My dream in Buenos Aires was to find the Haedo district – the district where Mauro Zàrate is from. Another dream was to see a match at la Bombanera – the stadium of Boca Juniors. It didn’t take long for me to realize this was not going to happen. To go to Haedo was at that time of my trip very difficult for me. I just landed in Buenos Aires after 24 hours plane ride, far away from home, new culture, new everything. The infra structure aswell wasn’t the easiest to figure out at that time. So I stayed in the middle of Buenos Aires which I regret today.

Concerning la Bombanera… Well it was summer vacation! So no matches and the day we were there the stadium was closed, so I only got some few pictures of the stadium:







La Bombanera lies out in the Boca district which is very famous for its colors and wild atmosphere. Here I got a little revenge on my failed Haedo trip – I found a café called Café Zarate! Buenos Aires was also the only city where I found a Lazio t-shirt on sale.





Other then that then Buenos Aires is a beautiful city and we spent a lot of days here. The city it self reminds me a lot of a southern European city, so the cultural difference wasn’t big – yet. The only major difference was the temperatures. The cold winter in Denmark was now exchanged with beautiful, warm summer. While we were staying in Buenos Aires; Mads and I discussed the possibility of exploring the Atlantic coast up towards Brazil, through Uruguay. By doing this we would also get the chance of seeing the Iguacu waterfalls which was a dream for us to see. We discussed the plan with the others but they didn’t share our thoughts as they thought it would be a too big de-route.

Mads and I did it any way.




We arranged to meet in Argentina 10 days later ...
« Last Edit: September 13, 2010, 06:47:33 PM by Danish-Laziofan »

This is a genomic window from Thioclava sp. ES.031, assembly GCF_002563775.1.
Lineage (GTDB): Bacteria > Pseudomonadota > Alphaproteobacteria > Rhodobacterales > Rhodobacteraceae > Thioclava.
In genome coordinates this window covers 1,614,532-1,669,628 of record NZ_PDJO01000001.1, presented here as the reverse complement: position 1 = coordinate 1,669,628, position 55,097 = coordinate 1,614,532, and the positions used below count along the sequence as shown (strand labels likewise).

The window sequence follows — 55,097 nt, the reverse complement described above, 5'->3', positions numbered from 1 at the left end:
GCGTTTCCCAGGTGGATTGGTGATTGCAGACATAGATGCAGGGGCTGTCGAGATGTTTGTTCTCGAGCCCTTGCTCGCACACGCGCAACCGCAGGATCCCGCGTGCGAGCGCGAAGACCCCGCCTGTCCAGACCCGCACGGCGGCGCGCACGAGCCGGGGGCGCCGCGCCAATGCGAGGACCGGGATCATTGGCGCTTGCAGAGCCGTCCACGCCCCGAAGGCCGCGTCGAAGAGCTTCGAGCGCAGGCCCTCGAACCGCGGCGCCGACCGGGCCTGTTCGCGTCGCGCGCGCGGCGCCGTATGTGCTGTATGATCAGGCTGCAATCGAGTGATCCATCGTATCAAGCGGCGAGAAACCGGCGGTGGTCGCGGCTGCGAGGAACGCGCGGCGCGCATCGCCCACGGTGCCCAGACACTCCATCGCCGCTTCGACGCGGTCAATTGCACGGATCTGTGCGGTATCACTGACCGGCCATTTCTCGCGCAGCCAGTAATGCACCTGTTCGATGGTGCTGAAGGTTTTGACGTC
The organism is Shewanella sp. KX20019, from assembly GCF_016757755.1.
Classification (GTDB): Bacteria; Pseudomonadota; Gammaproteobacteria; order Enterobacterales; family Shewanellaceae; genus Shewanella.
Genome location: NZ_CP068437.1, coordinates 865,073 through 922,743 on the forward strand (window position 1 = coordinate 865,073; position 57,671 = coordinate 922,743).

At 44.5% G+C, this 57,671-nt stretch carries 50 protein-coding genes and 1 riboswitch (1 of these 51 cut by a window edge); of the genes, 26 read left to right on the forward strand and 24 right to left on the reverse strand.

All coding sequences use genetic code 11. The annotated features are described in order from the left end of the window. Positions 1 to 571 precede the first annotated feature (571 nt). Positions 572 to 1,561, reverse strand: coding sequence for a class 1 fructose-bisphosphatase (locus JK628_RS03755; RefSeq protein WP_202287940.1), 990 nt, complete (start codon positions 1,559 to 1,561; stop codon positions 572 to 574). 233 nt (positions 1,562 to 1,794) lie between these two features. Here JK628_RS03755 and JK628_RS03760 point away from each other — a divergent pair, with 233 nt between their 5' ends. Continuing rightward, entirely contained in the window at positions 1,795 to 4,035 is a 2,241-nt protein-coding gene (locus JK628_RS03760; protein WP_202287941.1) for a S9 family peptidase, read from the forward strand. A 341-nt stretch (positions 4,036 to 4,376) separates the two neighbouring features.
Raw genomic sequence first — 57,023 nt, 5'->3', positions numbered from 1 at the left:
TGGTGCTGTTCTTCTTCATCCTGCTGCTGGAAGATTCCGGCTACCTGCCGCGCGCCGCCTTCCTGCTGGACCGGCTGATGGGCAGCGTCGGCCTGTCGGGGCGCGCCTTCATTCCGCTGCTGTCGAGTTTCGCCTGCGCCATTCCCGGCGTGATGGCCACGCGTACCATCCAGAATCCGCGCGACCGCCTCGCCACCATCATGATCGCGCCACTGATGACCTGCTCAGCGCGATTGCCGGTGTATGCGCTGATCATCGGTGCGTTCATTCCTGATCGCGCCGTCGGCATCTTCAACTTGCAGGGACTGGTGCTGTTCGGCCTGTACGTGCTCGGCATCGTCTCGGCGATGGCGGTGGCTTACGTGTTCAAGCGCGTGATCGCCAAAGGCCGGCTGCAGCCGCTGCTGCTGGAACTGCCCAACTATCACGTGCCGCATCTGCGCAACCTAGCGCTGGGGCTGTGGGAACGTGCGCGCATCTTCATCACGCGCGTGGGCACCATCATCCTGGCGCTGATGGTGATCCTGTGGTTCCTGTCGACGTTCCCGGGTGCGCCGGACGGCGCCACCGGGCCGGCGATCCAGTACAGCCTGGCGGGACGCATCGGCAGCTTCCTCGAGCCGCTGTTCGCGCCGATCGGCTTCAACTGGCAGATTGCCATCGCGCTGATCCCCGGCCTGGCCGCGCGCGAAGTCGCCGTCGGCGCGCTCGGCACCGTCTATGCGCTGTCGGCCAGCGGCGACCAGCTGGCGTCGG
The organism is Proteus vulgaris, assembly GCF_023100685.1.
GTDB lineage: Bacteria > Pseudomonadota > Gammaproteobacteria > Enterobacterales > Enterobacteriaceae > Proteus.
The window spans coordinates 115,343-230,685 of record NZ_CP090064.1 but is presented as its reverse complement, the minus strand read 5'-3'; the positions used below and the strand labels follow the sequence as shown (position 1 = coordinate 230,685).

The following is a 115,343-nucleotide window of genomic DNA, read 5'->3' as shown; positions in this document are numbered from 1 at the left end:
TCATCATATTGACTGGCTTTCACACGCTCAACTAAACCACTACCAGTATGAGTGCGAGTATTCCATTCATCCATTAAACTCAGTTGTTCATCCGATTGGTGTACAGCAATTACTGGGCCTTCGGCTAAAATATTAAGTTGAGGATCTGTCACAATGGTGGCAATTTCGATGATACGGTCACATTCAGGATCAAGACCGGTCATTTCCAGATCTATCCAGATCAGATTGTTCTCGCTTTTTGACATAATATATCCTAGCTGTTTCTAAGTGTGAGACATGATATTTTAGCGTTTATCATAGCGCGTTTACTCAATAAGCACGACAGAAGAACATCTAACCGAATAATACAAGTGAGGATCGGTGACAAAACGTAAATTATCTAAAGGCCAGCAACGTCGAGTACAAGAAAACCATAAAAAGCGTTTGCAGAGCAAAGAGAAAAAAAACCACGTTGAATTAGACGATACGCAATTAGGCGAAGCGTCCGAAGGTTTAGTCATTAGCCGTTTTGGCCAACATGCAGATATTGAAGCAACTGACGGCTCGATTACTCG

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Danish-Laziofan

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Re: My Lazio scarf, the world and me
« Reply #4 on: September 13, 2010, 06:46:03 PM »

January 17th 2010, Punta del Este, Uruguay

2. chapter

We arranged to meet back in Argentina again ten days later, January 26th, in the northern city of Salta. In the meantime Mads and I would visit Uruguay (beaches, beaches, waves, beaches) and Porto Allegre in the southern part of Brazil. We actually didn’t have this as a plan, but we found out that we had a friend from our hostel in Buenos Aires who lived in Porto Allegre so we would pay him a visit. Oh, the freedom of being spontaneous on this journey was massive.

We spent two days in Punta del Este which is South Americas Monaco. Big rich houses, big stores, everything was big and rich. Two days of bathing was what we needed before going to Porto Alegre, Brazil.



Today, I know everybody is thinking ‘URUGUAY, URUGUAY, URUGUAY, WORLD CUP, MUSLERA IS THE BEST ‘KEEPER IN THE WORLD’ but actually when I was there nobody really knew about Muslera and didn’t have the slightest idea of what their team would achieve six months later. I talked to some Uruguayan people and the usual response would be “It’s a miracle we are there”, “Muslera who? Oh, the goal keeper. Yeah, we’ve always been bad at that position.” I remember it clearly. I hope they are happier now.

January 19th 2010, Entering Brazil
Cities we visited: Porto Alegre and Foz do Iguacu

Our friend Rust, who we met in Buenos Aires greeted us in Porto Alegre and showed us around the city. We met his friends and he brought us to a party where people who were there didn’t understand what Europeans where doing in Porto Alegre. Some actually didn’t believe us! Very interesting to be so close to the locals as it is quite different than staying at a hostel with other travelers.  After mingling with the Brazilians (who know how to party) we were off to the magnificent Iguacu waterfalls.

As often as we could we always booked busses that drove by nights so we could sleep on the bus. By doing this we saved a nights money from accommodations. This night we ended up in the middle of nowhere because our bus broke down so we had to wait for a new bus. The new bus came and we ascended into this one, very tired by now. While we were getting the engine started Mads and I looked over at the old bus. There were still passengers in the bus, and they were driving in the opposite direction than us.  We looked at each other and decided to see where we ended up next morning. We were on an adventure anyway.